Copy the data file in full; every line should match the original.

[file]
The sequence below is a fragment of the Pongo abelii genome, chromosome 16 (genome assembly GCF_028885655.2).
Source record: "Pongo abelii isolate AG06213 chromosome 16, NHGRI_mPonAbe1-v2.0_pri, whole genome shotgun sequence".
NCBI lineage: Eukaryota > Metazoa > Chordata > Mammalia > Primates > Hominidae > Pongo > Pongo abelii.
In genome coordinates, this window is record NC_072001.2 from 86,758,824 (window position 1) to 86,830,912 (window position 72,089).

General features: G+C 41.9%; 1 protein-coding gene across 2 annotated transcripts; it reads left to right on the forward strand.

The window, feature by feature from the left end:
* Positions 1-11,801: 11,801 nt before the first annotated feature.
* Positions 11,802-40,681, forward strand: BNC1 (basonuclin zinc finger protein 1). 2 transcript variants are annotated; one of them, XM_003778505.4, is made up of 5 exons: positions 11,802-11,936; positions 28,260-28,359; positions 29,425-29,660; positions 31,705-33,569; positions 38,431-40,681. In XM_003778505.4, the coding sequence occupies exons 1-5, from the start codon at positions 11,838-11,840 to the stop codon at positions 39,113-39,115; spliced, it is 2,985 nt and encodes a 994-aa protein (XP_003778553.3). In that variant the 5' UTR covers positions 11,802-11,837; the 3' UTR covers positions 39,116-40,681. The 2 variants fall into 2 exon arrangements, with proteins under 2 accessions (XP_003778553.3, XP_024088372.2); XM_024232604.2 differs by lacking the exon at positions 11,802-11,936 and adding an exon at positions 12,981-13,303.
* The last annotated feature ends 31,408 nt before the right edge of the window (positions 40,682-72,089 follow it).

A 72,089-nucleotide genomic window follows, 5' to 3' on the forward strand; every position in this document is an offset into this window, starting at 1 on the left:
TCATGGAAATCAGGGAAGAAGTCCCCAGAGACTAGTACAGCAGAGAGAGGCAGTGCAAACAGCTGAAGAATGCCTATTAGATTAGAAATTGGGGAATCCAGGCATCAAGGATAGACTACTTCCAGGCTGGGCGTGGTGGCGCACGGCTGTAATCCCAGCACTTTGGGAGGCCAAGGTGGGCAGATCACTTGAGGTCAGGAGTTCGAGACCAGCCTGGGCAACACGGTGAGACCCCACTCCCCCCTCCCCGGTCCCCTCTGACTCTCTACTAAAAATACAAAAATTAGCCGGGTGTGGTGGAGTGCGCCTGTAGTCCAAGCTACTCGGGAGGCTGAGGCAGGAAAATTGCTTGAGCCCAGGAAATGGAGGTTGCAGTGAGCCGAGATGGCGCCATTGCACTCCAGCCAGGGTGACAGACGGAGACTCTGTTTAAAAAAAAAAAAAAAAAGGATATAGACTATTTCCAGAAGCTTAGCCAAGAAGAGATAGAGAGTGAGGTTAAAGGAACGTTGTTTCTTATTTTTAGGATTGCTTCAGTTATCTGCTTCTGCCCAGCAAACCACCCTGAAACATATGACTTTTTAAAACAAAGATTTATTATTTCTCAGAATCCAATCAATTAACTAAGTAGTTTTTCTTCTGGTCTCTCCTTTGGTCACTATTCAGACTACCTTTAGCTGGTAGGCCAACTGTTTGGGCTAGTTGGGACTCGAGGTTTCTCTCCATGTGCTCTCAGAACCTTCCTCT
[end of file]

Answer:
The sequence below is a fragment of the Pongo abelii genome, chromosome 16 (genome assembly GCF_028885655.2).
Source record: "Pongo abelii isolate AG06213 chromosome 16, NHGRI_mPonAbe1-v2.0_pri, whole genome shotgun sequence".
NCBI lineage: Eukaryota > Metazoa > Chordata > Mammalia > Primates > Hominidae > Pongo > Pongo abelii.
In genome coordinates, this window is record NC_072001.2 from 86,758,824 (window position 1) to 86,830,912 (window position 72,089).

General features: G+C 41.9%; 1 protein-coding gene across 2 annotated transcripts; it reads left to right on the forward strand.

The window, feature by feature from the left end:
* Positions 1-11,801: 11,801 nt before the first annotated feature.
* Positions 11,802-40,681, forward strand: BNC1 (basonuclin zinc finger protein 1). 2 transcript variants are annotated; one of them, XM_003778505.4, is made up of 5 exons: positions 11,802-11,936; positions 28,260-28,359; positions 29,425-29,660; positions 31,705-33,569; positions 38,431-40,681. In XM_003778505.4, the coding sequence occupies exons 1-5, from the start codon at positions 11,838-11,840 to the stop codon at positions 39,113-39,115; spliced, it is 2,985 nt and encodes a 994-aa protein (XP_003778553.3). In that variant the 5' UTR covers positions 11,802-11,837; the 3' UTR covers positions 39,116-40,681. The 2 variants fall into 2 exon arrangements, with proteins under 2 accessions (XP_003778553.3, XP_024088372.2); XM_024232604.2 differs by lacking the exon at positions 11,802-11,936 and adding an exon at positions 12,981-13,303.
* The last annotated feature ends 31,408 nt before the right edge of the window (positions 40,682-72,089 follow it).

A 72,089-nucleotide genomic window follows, 5' to 3' on the forward strand; every position in this document is an offset into this window, starting at 1 on the left:
TCATGGAAATCAGGGAAGAAGTCCCCAGAGACTAGTACAGCAGAGAGAGGCAGTGCAAACAGCTGAAGAATGCCTATTAGATTAGAAATTGGGGAATCCAGGCATCAAGGATAGACTACTTCCAGGCTGGGCGTGGTGGCGCACGGCTGTAATCCCAGCACTTTGGGAGGCCAAGGTGGGCAGATCACTTGAGGTCAGGAGTTCGAGACCAGCCTGGGCAACACGGTGAGACCCCACTCCCCCCTCCCCGGTCCCCTCTGACTCTCTACTAAAAATACAAAAATTAGCCGGGTGTGGTGGAGTGCGCCTGTAGTCCAAGCTACTCGGGAGGCTGAGGCAGGAAAATTGCTTGAGCCCAGGAAATGGAGGTTGCAGTGAGCCGAGATGGCGCCATTGCACTCCAGCCAGGGTGACAGACGGAGACTCTGTTTAAAAAAAAAAAAAAAAAGGATATAGACTATTTCCAGAAGCTTAGCCAAGAAGAGATAGAGAGTGAGGTTAAAGGAACGTTGTTTCTTATTTTTAGGATTGCTTCAGTTATCTGCTTCTGCCCAGCAAACCACCCTGAAACATATGACTTTTTAAAACAAAGATTTATTATTTCTCAGAATCCAATCAATTAACTAAGTAGTTTTTCTTCTGGTCTCTCCTTTGGTCACTATTCAGACTACCTTTAGCTGGTAGGCCAACTGTTTGGGCTAGTTGGGACTCGAGGTTTCTCTCCATGTGCTCTCAGAACCTTCCTCT